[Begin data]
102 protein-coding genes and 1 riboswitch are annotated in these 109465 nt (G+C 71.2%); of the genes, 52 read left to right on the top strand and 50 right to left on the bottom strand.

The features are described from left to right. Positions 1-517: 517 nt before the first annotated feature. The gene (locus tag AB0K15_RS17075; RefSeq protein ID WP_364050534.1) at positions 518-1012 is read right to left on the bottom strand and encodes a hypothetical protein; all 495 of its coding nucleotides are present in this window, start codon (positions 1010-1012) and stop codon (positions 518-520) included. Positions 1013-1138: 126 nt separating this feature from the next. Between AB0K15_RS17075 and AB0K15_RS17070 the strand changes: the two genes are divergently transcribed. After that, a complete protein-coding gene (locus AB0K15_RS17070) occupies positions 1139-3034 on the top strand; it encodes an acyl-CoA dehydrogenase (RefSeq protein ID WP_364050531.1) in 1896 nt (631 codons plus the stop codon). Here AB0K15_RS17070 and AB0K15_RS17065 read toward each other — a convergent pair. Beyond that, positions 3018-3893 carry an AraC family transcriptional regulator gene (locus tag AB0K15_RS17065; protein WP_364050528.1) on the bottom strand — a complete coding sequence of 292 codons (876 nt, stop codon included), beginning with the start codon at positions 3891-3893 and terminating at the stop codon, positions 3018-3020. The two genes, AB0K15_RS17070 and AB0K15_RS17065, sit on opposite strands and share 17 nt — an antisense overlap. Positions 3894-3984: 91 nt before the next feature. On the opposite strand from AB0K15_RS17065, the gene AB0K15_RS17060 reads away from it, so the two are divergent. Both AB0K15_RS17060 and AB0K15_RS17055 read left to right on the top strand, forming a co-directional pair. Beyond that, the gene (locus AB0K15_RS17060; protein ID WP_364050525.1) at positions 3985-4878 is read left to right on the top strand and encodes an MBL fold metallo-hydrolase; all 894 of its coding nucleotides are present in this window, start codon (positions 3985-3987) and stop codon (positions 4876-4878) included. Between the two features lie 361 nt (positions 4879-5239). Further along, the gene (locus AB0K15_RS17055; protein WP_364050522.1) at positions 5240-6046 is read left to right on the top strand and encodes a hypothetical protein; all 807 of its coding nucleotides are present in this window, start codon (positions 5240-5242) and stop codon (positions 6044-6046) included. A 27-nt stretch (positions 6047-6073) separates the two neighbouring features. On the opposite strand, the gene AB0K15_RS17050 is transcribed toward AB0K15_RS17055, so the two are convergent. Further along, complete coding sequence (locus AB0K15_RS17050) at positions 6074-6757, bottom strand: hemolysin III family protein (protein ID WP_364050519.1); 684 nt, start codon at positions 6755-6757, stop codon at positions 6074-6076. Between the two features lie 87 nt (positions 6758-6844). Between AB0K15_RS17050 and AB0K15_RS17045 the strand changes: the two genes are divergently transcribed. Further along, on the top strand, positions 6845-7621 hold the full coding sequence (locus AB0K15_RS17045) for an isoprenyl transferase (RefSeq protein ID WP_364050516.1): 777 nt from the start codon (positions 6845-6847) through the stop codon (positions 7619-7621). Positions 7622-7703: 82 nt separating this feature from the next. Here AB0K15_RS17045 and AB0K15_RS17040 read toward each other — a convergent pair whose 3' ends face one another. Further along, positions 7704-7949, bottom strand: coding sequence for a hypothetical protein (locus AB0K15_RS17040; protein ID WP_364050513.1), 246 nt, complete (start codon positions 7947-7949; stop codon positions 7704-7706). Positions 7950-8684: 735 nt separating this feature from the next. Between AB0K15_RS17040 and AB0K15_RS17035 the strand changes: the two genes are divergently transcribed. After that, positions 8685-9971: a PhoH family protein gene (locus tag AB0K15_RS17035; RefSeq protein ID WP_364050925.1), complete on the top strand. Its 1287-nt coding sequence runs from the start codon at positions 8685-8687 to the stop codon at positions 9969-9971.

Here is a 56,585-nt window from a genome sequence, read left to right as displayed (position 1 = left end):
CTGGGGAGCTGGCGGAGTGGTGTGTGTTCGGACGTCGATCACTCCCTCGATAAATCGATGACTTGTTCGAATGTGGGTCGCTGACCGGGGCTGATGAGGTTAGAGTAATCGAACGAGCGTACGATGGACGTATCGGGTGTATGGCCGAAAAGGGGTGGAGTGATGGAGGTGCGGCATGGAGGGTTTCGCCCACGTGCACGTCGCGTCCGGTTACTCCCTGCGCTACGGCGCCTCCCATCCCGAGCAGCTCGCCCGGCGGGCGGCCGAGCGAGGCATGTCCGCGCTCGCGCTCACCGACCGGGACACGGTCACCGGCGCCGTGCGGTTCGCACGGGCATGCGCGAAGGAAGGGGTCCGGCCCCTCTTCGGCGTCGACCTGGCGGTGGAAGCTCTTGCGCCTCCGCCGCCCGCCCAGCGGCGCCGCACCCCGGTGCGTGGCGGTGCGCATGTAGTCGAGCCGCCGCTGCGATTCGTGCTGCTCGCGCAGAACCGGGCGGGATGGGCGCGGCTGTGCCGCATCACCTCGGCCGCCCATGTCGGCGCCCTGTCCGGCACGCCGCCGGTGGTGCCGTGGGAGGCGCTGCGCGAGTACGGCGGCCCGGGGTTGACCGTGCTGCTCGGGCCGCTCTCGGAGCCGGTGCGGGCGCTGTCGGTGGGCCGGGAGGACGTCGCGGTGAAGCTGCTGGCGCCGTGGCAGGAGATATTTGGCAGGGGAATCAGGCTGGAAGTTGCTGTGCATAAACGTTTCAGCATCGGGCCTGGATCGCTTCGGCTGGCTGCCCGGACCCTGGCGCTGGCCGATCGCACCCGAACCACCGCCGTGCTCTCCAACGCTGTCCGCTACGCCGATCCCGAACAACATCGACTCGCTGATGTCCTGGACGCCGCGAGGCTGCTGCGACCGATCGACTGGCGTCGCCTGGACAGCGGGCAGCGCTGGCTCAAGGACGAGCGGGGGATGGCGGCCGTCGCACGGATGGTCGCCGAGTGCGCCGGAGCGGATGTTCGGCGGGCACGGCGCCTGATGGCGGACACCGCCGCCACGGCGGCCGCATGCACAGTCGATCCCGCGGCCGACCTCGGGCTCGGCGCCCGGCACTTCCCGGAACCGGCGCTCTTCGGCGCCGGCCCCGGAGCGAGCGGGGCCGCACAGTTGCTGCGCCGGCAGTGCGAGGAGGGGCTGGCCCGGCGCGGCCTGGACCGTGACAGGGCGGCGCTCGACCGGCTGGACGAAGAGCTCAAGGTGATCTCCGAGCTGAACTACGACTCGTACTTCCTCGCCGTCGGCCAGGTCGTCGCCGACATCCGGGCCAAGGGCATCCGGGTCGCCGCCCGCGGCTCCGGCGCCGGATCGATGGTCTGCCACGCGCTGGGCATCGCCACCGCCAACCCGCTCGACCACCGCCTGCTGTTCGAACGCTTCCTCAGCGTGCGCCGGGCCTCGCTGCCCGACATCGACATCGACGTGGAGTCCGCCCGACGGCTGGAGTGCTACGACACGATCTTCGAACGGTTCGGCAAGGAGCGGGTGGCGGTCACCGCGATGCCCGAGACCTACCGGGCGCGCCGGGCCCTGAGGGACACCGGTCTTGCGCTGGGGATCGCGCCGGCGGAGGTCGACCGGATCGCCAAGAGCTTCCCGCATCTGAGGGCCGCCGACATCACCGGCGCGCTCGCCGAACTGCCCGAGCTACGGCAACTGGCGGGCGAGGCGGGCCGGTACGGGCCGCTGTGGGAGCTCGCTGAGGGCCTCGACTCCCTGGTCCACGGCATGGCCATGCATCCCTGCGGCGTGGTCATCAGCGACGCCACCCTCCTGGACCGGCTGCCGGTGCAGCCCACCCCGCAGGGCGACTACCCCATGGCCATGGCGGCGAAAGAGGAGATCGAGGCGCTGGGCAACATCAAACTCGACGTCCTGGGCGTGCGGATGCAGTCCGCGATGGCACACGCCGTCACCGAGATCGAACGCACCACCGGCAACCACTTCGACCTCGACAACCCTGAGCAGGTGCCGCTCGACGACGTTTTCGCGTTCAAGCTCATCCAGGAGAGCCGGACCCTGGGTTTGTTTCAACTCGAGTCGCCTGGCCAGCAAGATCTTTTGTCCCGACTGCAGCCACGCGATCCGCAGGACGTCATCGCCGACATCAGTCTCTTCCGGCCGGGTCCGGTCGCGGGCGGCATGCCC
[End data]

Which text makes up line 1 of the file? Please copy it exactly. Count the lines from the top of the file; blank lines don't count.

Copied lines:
102 protein-coding genes and 1 riboswitch are annotated in these 109465 nt (G+C 71.2%); of the genes, 52 read left to right on the top strand and 50 right to left on the bottom strand.